Nova Scotia writer Don Hannah, Newfoundland and Labrador's Bernice Morgan and New Brunswick's David Adams Richards are competing for the top fiction prize at the Atlantic Book Awards.

The prize pot for the Thomas Head Raddall Atlantic Fiction Prize, the largest of the Atlantic book prizes, has been raised to $15,000 this year.

Short lists for prizes in nine categories, with winners to be announced May 4 after the Atlantic Book Festival, were announced Wednesday.

The fiction nominees are:

  • Ragged Islands, by Hannah, about a Maritimer dying far from home and the secrets of her past.
  • Cloud of Bone, by Morgan, which weaves together the stories of the last surviving Beothuk, a Second World War deserter and a recently widowed English woman. Morgan is also author of Random Passage, which was made into a TV miniseries.
  • The Lost Highway, by Richards, is a story of greed and murder set in New Brunswick. Richards won a Giller Prize for Mercy Among the Children and is also winner of two Governor General's Awards.

Two CBC Radio journalists and a CBC-TV journalist have earned nominations. Fredericton reporter Jacques Poitras's non-fiction book about the battle over Lord Beaverbrook's art, Beaverbrook: A Shattered Legacy, has earned two nominations — for best published book and the Booksellers' Choice Award.

New Brunswick arts reporter Bob Mersereau's work on Canadian music, The Top 100 Canadian Albums, has earned a nomination for best first book. This controversial listing has sparked debate across the country on what makes the best Canadian music.

Other nominees for the first book award include CBC Radio host and producer Stephanie Domet's novel, Homing: the whole story (from the inside out), and Happiness of Fish, a novel by St. John's resident Fred Armstrong, a frequent contributor to CBC Radio.

Another book with a Beaverbrook connection is competing for the best published book award. Miller Brittain: When the Stars Threw Down Their Spears, by Tom Smart, is a book based on a retrospective of Brittain, a Saint John, N.B., artist, at New Brunswick's Beaverbrook Gallery.

Gracie, The Public Gardens Duck, a children's book about a duck that lives in the Halifax Public Gardens, earned a best published book nomination for writer Judith Meyrick and a best illustration nomination for Richard Rudnicki.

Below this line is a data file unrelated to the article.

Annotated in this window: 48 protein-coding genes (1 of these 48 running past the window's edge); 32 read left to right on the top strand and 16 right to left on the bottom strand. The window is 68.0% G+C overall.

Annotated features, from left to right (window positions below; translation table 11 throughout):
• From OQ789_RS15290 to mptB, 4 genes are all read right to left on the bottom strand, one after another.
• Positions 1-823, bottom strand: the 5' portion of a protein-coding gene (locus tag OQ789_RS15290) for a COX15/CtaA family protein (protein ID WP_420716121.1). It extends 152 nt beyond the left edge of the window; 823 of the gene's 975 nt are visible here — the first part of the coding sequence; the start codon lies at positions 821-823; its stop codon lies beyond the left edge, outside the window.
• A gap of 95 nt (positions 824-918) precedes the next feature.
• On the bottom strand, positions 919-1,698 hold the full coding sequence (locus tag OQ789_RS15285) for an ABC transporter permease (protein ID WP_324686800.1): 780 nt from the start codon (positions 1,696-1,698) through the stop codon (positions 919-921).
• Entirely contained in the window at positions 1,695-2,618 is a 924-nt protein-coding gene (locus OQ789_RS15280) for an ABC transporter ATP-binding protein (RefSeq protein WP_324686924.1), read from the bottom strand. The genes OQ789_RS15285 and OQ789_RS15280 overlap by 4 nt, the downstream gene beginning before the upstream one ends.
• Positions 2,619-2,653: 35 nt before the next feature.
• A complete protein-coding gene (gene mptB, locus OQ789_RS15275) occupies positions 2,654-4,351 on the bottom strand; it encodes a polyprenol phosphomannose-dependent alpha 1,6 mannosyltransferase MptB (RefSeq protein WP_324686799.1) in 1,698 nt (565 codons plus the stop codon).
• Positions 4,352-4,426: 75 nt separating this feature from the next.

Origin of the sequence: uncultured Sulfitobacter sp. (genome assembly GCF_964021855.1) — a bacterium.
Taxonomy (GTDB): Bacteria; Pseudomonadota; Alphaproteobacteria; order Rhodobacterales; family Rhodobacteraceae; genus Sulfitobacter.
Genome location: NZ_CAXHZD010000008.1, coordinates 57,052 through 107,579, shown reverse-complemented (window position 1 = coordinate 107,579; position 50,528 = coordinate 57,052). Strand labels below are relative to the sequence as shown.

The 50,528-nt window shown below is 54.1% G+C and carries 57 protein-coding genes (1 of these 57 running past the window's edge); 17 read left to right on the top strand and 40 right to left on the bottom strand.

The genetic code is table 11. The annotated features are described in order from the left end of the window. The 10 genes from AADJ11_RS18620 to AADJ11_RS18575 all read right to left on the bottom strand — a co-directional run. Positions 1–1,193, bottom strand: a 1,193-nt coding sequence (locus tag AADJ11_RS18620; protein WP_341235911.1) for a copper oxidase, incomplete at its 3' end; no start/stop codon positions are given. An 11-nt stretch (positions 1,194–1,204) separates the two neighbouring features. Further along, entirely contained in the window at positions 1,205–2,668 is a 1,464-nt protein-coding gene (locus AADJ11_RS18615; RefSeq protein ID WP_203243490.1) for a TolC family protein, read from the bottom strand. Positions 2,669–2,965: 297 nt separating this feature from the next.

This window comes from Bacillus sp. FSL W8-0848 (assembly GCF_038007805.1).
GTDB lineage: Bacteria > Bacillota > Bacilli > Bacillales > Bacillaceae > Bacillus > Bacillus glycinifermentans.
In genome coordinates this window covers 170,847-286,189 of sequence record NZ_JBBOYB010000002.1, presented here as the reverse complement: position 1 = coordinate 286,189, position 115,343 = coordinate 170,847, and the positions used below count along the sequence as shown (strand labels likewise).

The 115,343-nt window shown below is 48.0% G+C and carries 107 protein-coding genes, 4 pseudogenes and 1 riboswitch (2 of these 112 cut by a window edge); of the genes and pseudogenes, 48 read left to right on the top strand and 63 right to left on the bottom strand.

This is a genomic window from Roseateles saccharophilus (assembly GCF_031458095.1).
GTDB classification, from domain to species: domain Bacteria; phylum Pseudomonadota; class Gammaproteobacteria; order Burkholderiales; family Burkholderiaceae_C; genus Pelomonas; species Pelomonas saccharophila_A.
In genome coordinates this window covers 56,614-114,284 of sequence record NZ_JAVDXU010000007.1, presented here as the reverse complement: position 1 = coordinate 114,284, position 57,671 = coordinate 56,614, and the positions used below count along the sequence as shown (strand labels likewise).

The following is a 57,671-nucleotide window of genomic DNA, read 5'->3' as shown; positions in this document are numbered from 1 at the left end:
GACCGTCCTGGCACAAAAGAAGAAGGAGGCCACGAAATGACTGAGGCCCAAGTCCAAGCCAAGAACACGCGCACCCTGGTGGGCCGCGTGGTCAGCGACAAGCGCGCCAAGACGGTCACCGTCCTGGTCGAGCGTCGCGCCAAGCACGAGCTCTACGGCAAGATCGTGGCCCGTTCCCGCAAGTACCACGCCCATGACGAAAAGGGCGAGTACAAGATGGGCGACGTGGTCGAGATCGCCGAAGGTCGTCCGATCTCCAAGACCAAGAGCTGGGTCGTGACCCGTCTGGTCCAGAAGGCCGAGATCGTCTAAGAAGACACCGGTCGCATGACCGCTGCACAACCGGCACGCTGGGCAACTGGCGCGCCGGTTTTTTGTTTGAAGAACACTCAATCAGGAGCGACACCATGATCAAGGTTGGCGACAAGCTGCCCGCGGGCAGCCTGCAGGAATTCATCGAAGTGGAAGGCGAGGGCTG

Three books dealing with aspects of Nova Scotia history have won nominations in the non-fiction category:

  • Witch in the Wind: The True Story of the Legendary Bluenose by Marq de Villiers.
  • The Forgotten World of RJ MacSween: A Life, a biography of the priest-poet by Stewart Donovan.
  • Hunting Halifax: In Search of History, Mystery and Murder, by Steven Laffoley.

Witch in the Wind and the MacSween biography also earned nominations for the Dartmouth Book Award for Non-fiction, competing with Endgame 1758: The Promise, the Glory and the Despair, by A.J. B. Johnston. Hunting Halifax has a second nomination for Booksellers' Choice Award.

The nominees for poetry are:

  • Don Domanski, All Our Wonder Unavenged.
  • George Murray, The Rush to Here.
  • Anne Simpson, Quick.

Nominees for the Dartmouth Book Award for Fiction are:

  • Beatrice MacNeil, Where White Horses Gallop.
  • Carol Bruneau, Glass Voices.
  • David Doucette, North of Smokey.

Nominees for the award for excellence in illustration:

  • Eric Orchard, A Forest For Christmas (Michael Harris, author).
  • Richard Rudnicki, Gracie, The Public Gardens Duck (Judith Meyrick, author).
  • Nancy Keating, A Puppy Story (Susan Pynn, author).

Nominees for the Ann Connor Brimer Award for Children's Literature are:

  • Alice Walsh, A Sky Black with Crows.
  • K.V. Johansen, Nightwalker: The Warlocks of Talverdin.
  • Valerie Sherrard, Speechless.

Corrections

  • Bob Mersereau is an arts reporter for CBC-TV, not CBC Radio as originally reported. In addition, Miller Brittain is a Canadian artist born in Saint John, N.B., not a British artist.
    Apr 17, 2008 2:35 PM ET